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W.Va. Senate Rescinds 1972 Equal Rights Amendment Ratification

WV Senate - Feb 11 2022.jpg
Will Price
/
WV Legislative Photography
Senate President Craig Blair, R-Berkeley, speaks with counsel from his podium during a floor session on Feb. 11, 2022.

Updated on Friday, Feb. 11, 2022 at 5:10 p.m.

The Republican-led West Virginia Senate moved quickly Friday to rescind the state’s ratification of the Equal Rights Amendment, declaring that it expired in 1979.

All 23 Senate Republicans were sponsors of the measure, including three women. It passed on a voice vote without debate or discussion and now goes to the House of Delegates.

In a statement later, Senate Minority Leader Stephen Baldwin of Greenbrier County said “it’s a sad commentary that in America in 2022 equal rights are still being debated. We should be moving forward, not backward. Women deserve be treated equally under the law; that should not be controversial.”

The American Civil Liberties Union’s West Virginia chapter issued a statement that it will fight the resolution as it heads to the House.

“It is outrageous that the Senate would go back on its commitment that woman should have equal rights to men," the ACLU said.

West Virginia ratified the amendment in April 1972, the same year that Congress sent it to the states. States were given seven years to ratify, then the deadline was extended to 1982. The amendment wasn’t approved by the required three-quarters of states before the deadline.

In January 2020, Virginia lawmakers approved the amendment, becoming the 38th and final state needed. But the Justice Department said in an opinion that month that the vote was too late. In March 2021 a federal judge agreed, dismissing a lawsuit filed by three Democratic state attorneys general that had sought to force the federal government to recognize Virginia’s vote.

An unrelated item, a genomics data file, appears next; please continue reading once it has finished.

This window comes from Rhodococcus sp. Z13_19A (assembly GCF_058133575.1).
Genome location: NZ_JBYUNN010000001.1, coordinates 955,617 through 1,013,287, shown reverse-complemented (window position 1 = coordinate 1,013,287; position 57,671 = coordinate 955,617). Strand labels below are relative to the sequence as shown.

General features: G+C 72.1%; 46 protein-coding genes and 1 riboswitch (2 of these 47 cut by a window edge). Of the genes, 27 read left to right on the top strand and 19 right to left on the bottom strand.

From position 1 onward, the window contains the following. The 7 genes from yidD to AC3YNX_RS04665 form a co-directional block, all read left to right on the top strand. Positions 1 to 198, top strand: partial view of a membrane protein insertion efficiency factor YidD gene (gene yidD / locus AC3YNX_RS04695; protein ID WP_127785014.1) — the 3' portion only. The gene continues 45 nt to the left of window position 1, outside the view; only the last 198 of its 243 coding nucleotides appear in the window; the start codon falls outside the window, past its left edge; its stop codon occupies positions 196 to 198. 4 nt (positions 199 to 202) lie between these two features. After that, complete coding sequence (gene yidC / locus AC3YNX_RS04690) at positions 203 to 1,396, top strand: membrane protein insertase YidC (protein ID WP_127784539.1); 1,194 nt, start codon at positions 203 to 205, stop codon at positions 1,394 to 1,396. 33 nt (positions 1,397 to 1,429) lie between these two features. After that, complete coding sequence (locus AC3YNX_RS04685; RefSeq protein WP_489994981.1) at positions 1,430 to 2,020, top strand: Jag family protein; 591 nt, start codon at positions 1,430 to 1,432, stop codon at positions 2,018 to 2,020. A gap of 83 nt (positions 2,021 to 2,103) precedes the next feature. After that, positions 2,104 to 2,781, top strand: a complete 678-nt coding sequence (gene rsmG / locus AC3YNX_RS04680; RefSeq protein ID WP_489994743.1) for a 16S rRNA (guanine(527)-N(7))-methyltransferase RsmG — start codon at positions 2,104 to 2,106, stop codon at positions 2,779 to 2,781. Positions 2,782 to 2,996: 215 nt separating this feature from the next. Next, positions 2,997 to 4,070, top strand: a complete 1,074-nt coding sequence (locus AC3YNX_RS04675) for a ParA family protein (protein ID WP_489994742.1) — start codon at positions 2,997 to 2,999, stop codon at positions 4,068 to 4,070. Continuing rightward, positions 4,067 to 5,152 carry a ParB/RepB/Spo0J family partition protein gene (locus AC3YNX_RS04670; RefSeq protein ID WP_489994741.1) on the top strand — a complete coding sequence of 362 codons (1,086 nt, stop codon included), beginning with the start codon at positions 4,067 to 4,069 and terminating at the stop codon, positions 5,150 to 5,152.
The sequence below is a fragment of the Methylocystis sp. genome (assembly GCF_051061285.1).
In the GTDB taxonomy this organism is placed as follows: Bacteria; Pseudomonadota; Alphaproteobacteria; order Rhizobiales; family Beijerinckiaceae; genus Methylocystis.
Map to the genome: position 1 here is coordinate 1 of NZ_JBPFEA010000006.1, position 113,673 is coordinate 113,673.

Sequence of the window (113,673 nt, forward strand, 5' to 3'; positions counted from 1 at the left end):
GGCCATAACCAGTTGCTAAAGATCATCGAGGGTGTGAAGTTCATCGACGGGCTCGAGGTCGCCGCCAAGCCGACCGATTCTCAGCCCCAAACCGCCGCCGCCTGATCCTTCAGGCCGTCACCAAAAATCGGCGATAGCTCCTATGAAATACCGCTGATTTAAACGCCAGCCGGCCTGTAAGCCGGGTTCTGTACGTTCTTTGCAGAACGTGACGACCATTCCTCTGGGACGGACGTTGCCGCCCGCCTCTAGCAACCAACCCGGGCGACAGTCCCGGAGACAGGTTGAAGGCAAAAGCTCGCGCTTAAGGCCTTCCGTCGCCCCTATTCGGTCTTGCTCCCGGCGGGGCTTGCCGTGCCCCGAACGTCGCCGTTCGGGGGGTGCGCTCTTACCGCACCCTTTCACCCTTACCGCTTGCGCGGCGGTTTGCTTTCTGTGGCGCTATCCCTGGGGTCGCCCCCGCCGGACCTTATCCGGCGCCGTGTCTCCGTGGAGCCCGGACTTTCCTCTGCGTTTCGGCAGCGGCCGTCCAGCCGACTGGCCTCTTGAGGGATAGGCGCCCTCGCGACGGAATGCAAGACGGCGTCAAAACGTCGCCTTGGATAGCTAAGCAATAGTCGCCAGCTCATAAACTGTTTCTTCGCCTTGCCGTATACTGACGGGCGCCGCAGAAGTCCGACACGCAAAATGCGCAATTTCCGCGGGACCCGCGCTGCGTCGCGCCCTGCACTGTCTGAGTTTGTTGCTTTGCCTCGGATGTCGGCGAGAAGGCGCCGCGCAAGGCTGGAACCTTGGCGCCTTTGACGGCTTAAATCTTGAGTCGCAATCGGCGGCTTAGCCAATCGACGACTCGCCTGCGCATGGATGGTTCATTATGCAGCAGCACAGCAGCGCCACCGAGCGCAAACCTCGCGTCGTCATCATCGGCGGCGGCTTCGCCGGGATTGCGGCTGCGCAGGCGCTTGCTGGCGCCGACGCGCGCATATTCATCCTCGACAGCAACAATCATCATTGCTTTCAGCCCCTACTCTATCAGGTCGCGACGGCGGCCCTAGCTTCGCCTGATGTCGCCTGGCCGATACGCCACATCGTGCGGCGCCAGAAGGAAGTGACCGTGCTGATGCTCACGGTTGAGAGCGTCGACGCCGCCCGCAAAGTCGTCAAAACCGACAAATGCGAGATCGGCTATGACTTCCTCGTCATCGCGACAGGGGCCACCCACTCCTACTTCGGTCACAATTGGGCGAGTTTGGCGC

The West Virginia Senate resolution, which was introduced Thursday, declared that the state’s approval expired in 1979. In giving a description of the measure, Jefferson County Republican Patricia Rucker said it “just clarifies that the resolution that was passed by the Legislature is no longer valid."

When Rucker urged adoption of the measure and asked if anyone had questions, no one else spoke. The vote voice was then taken, and some in the chamber gave a no vote.

“Clarifying that WV wants to rescind their ERA ratification when there is a procedural chance it could actually become ratified is perhaps the most @WVGOP thing I could dream up,” Kayla Young, a Democrat in the GOP-led House of Delegates, said on Twitter.

It took about 75 seconds from the time the resolution was introduced to its adoption. Baldwin said it was moved to a vote immediately after Rucker described it, leaving no time for discussion.

“The process is for the chair to call for discussion after she introduces it,” Baldwin said. “She treated it like a bill offering to answer questions which is not resolution procedure. But the chair then called for a vote."

Baldwin questioned the purpose of the supermajority GOP's resolution.

“What needs to be clarified? What’s really going on here?” he said. “I think West Virginians are clear. Women deserve equal and fair treatment under the law.”

In 2020 the Democratic-led U.S. House voted to remove the 1982 deadline for the amendment’s ratification. The measure has not advanced in the evenly divided U.S. Senate.

Debate has swirled over what the amendment, which guarantees men and women equal rights under the law, would do.

According to supporters, the amendment would offer stronger protections in sex discrimination cases and give Congress firmer ground to pass anti-discrimination laws and other protections. Opponents say the measure could be used to erase protections such as workplace accommodations during pregnancy.

Anti-abortion activists have warned that abortions rights supporters could use the amendment to eliminate abortion restrictions on the grounds that they discriminate against women.


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